Endings Have Roots

Whether fiction or nonfiction, the ending of your work will always come from what has already been said. In fiction, it will also grow from what has been felt before. Fiction is emotional stuff, so a satisfying ending will work both logically and emotionally when viewed with all that came before. Sometimes the best ending requires some revision of either the ending itself or of what came before in order to be all that it can be. In nonfiction, it can mean tweaking your opening so that your ending lines can mirror some element of the opening while still bringing the different ideas and information of the piece together in a satisfying way. In fiction, it can mean re-examining any hints you’ve made about where the story is going and being certain that they point correctly to where you actually go.

Of course, in some fiction, you may choose to intentionally misdirect the reader, and that’s part of the fun. In mysteries, for example, you’ll often try to make the reader believe you’re going to come up with one solution when, in reality, you take them somewhere different. But those are intentional actions. What you want to correct in your revision is unintentional action, places where you thought you were going somewhere, but the story took you somewhere else. During revision, the end that you come up with must have had portents and signals in terms of theme, action, or emotion throughout the story. Otherwise, the ending will feel as if it came out of the blue and the reader will not be satisfied.

Last Line

Every fictional story and every nonfiction article will end with a final sentence. This last line is your final commentary on what has come before. It will reflect the overall piece in terms of tone and voice. For example, if your overall science article is very serious, the last line is probably not the place to crack out your witty pun, even if it’s a good one. At the same time, if your tone has been light and fun, the last line is often clever and whimsical, while also working with everything that came before.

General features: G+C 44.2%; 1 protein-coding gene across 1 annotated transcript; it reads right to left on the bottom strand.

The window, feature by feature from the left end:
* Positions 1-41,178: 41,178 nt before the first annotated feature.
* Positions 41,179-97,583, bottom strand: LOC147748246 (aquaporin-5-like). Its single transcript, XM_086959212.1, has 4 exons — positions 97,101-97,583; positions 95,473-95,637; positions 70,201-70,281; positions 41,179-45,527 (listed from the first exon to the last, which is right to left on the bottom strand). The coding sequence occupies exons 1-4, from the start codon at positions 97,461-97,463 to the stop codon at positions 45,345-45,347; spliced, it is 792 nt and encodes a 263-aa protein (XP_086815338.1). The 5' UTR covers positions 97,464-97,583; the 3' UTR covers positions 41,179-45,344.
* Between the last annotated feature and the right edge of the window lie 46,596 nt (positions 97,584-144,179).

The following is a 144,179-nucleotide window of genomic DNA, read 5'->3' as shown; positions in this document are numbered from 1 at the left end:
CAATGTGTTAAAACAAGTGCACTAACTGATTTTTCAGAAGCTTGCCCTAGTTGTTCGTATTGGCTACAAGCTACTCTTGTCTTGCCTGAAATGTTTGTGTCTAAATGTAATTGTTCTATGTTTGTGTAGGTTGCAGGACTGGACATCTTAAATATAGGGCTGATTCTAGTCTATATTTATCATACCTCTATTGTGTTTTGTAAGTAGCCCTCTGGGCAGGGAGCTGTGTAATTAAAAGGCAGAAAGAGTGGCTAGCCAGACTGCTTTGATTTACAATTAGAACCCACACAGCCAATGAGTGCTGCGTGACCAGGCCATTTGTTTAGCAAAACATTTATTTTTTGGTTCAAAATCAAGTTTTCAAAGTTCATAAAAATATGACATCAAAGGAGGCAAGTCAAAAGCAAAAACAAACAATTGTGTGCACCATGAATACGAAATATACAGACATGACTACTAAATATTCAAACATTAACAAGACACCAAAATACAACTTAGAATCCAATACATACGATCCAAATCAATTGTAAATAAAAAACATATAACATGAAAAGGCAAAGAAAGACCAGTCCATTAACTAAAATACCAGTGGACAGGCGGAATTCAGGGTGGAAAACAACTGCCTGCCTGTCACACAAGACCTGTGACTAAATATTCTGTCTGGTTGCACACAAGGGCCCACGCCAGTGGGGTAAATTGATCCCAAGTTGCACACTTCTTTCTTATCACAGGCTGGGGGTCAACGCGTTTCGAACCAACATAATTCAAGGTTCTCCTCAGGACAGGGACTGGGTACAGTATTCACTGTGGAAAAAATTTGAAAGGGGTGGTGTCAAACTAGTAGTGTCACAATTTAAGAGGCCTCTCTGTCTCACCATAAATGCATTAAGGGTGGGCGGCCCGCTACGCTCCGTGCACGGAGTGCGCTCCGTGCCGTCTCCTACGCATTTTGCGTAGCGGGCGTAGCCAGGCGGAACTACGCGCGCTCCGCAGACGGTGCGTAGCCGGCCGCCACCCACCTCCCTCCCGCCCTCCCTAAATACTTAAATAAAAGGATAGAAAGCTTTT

Fiction also abides by similar rules. Your last lines will reflect the story overall in tone and emotion. Author Andrew Porter says, “The main thing I’m thinking about when I get to the end of a story is how to end with a line or a piece of dialogue that will resonate emotionally with the reader.” This is because endings do more than reflect the emotional journey of the characters, they also bring the reader to the end of the emotional journey they’ve been on. The reader hasn’t always felt the same thing as the characters, but in a strong story, they have felt something. So, you want to create a last line to make the reader smile or laugh or prick the reader’s heart. Something that has emotional weight.

Choose Your Perfect Ending

Many times, revision can be exhausting. Sometimes we lose a little of our energy and oomph by the time we get to the end. This can lead to not paying the ending the attention it needs. You may want to take a break and come back to revising the ending all its own when you’re fresh and ready to view what you’ve written through a critical lens. Don’t be afraid to do a little work to revise and craft the perfect ending. Readers may have been lured to read your book or story or article because of your amazing opening, but they’ll leave the piece wishing they could read more by you if your ending is worth the wait. Be the kind of writer that readers seek out by polishing your endings until they shine, satisfy, and leave the reader with something that lingers.

It’ll be worth the work. I promise.

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With over 100 books in publication, Jan Fields writes both chapter books for children and mystery novels for adults. She’s also known for a variety of experiences teaching writing, from one session SCBWI events to lengthier Highlights Foundation workshops to these blog posts for the Institute of Children’s Literature. As a former ICL instructor, Jan enjoys equipping writers for success in whatever way she can.